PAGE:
Testosterone, the so-called macho hormone, actually promotes reasonableness and fair play, a new study claims.
Scientists found that giving people a testosterone boost in the shape of a pill made them more likely to act in a friendly and altruistic way.
They claim the results finally dismiss the myth – sometimes even used in court – that the sex hormone testosterone is the cause of much male aggression and anti-social behavior.
However the popular belief that it makes you more ruthless and rebellious is so strong that if people believe they are taking the hormone they tend to fulfill their beliefs.
“This shows that the popular belief that testosterone makes you aggressive is inaccurate, ” said Michael Naef, at the Royal Holloway Hospital, north London, where some of the research was carried out.
“People use it as an excuse. It appears that it is not testosterone itself that induces aggressiveness, but rather the myth surrounding the hormone.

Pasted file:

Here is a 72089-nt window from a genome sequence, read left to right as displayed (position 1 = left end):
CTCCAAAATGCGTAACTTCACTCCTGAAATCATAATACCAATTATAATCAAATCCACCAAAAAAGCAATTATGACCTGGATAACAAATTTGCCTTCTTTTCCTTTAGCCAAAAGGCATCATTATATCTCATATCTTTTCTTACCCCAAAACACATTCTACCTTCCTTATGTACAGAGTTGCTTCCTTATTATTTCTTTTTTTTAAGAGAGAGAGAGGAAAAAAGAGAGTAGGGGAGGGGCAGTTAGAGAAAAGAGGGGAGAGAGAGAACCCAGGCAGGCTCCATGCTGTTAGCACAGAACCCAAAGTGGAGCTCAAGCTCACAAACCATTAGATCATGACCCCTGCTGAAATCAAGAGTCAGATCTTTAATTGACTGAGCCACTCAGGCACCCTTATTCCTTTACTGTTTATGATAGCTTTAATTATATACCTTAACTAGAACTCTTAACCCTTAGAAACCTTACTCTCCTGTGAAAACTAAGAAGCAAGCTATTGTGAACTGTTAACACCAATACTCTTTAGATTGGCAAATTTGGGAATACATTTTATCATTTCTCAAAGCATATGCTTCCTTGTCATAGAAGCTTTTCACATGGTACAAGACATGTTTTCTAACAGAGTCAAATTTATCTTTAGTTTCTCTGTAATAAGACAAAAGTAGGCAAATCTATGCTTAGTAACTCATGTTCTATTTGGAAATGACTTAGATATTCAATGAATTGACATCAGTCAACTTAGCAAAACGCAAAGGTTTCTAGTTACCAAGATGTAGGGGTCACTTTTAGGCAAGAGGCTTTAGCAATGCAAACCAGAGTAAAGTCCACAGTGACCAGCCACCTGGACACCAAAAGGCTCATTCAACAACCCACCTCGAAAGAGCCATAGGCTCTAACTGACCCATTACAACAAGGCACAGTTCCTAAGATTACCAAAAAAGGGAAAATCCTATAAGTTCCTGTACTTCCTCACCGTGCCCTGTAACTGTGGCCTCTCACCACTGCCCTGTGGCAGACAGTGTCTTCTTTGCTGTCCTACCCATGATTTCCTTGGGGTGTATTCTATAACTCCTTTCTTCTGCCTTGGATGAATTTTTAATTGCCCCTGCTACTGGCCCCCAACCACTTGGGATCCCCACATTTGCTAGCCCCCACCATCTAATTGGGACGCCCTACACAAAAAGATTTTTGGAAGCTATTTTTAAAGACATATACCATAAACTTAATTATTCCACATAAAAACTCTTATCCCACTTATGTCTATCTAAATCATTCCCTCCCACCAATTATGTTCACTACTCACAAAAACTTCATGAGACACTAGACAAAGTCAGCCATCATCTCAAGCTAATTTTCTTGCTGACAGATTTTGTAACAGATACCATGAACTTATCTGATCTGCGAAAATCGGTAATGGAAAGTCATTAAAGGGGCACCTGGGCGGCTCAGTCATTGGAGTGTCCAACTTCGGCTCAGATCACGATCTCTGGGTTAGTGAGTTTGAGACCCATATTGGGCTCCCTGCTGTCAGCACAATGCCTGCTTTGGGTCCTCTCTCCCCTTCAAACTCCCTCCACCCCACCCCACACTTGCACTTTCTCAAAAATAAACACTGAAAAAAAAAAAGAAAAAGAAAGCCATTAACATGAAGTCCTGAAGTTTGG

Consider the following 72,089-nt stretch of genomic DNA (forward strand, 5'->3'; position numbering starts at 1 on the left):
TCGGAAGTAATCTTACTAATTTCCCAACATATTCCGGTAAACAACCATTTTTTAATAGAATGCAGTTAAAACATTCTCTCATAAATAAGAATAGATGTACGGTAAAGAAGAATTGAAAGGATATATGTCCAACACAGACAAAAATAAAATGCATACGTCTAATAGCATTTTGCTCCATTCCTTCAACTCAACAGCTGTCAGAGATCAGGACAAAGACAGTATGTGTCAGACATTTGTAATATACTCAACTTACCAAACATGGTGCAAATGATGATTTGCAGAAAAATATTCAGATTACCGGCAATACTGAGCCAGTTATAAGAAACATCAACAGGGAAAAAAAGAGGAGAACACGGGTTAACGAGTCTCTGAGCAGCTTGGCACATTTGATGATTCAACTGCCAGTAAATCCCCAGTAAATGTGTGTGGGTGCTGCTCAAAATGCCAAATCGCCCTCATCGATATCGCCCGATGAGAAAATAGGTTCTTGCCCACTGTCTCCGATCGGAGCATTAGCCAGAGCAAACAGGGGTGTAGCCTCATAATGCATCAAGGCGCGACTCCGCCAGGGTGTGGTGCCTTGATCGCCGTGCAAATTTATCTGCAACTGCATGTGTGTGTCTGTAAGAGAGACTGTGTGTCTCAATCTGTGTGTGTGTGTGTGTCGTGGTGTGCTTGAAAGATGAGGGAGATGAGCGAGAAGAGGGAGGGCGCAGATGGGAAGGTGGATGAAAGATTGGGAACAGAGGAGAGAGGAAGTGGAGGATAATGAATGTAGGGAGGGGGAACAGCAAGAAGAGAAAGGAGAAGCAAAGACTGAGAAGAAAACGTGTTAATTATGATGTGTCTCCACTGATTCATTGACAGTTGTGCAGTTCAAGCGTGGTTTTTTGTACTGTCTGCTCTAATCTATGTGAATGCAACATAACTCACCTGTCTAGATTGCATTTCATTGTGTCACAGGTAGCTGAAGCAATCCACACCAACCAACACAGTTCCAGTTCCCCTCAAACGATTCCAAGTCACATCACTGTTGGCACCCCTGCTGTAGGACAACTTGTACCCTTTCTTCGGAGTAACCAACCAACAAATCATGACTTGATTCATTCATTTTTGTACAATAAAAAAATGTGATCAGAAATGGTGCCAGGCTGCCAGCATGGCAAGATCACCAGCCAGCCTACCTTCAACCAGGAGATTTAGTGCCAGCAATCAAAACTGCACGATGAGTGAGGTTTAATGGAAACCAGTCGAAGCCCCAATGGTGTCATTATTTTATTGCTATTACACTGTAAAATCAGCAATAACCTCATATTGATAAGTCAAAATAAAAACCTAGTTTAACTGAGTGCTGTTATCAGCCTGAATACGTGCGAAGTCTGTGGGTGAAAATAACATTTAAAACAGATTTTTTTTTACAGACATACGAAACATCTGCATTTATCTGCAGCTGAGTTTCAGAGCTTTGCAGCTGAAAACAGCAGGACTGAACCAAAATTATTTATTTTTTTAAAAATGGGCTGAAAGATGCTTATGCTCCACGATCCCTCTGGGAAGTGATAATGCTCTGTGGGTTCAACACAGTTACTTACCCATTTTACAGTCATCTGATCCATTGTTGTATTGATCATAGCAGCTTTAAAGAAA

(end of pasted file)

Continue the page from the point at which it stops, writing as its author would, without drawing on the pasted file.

“In a society where qualities and manners of behavior are increasingly traced to biological causes and thereby partly legitimated, this should make us sit up and take notice.”
Mr. Naef said it was more accurate to describe testosterone as the “status” steroid.
In places like prison – where it was survival of the toughest – then it promoted aggressive behavior as that was the only way to increase social standing.
However in normal life the opposite was true – as friendliness and co-operation boosted your position in society.
Mr. Naef, and scientists from the University of Zurich, who published their findings in Nature, tested the theory on a group of 121 volunteers.
Half the group were given a testosterone pill, and the other half a placebo. They were not told which was which. They then took part in a behavioral game which involved the sharing out of money.
The rules allowed for both fair and unfair sharing by a proposer whose actions could be rejected or accepted by a receiver. If they could not agree to share then no one got the money.
The findings showed that those that were given the testosterone were more likely to propose fair offers of sharing and more likely to be co-operative even if it the sharing seemed unfair.
Dr Christoph Eisenegger, a neuroscientist, said: “The preconception that testosterone only causes aggressive or egotistic behavior in humans is thus clearly refuted.”
However in a separate test, if the volunteers were told they had been given testosterone then they did act in an aggressive and anti-social way.